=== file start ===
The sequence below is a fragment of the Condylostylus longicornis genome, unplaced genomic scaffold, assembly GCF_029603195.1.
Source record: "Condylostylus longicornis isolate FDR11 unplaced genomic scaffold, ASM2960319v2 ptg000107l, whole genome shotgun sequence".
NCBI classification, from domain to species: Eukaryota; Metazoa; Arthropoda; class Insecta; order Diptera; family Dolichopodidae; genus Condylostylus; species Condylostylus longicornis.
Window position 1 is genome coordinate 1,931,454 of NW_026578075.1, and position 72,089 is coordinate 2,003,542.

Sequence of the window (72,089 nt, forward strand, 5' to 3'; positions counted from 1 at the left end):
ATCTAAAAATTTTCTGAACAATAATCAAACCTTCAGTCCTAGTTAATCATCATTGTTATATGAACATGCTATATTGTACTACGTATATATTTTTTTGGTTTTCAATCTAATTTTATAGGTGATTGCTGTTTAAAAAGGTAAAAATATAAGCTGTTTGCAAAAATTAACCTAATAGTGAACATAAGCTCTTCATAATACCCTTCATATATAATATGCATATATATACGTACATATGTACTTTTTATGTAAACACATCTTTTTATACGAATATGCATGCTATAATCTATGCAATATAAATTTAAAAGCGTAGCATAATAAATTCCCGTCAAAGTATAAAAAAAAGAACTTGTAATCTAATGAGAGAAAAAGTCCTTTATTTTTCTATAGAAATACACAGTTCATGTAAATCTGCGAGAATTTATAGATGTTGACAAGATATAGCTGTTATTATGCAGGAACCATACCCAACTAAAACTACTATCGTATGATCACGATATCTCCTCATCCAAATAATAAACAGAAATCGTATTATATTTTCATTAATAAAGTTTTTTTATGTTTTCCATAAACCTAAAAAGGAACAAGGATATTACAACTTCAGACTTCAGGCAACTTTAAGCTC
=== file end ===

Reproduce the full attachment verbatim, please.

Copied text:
The sequence below is a fragment of the Condylostylus longicornis genome, unplaced genomic scaffold, assembly GCF_029603195.1.
Source record: "Condylostylus longicornis isolate FDR11 unplaced genomic scaffold, ASM2960319v2 ptg000107l, whole genome shotgun sequence".
NCBI classification, from domain to species: Eukaryota; Metazoa; Arthropoda; class Insecta; order Diptera; family Dolichopodidae; genus Condylostylus; species Condylostylus longicornis.
Window position 1 is genome coordinate 1,931,454 of NW_026578075.1, and position 72,089 is coordinate 2,003,542.

Sequence of the window (72,089 nt, forward strand, 5' to 3'; positions counted from 1 at the left end):
ATCTAAAAATTTTCTGAACAATAATCAAACCTTCAGTCCTAGTTAATCATCATTGTTATATGAACATGCTATATTGTACTACGTATATATTTTTTTGGTTTTCAATCTAATTTTATAGGTGATTGCTGTTTAAAAAGGTAAAAATATAAGCTGTTTGCAAAAATTAACCTAATAGTGAACATAAGCTCTTCATAATACCCTTCATATATAATATGCATATATATACGTACATATGTACTTTTTATGTAAACACATCTTTTTATACGAATATGCATGCTATAATCTATGCAATATAAATTTAAAAGCGTAGCATAATAAATTCCCGTCAAAGTATAAAAAAAAGAACTTGTAATCTAATGAGAGAAAAAGTCCTTTATTTTTCTATAGAAATACACAGTTCATGTAAATCTGCGAGAATTTATAGATGTTGACAAGATATAGCTGTTATTATGCAGGAACCATACCCAACTAAAACTACTATCGTATGATCACGATATCTCCTCATCCAAATAATAAACAGAAATCGTATTATATTTTCATTAATAAAGTTTTTTTATGTTTTCCATAAACCTAAAAAGGAACAAGGATATTACAACTTCAGACTTCAGGCAACTTTAAGCTC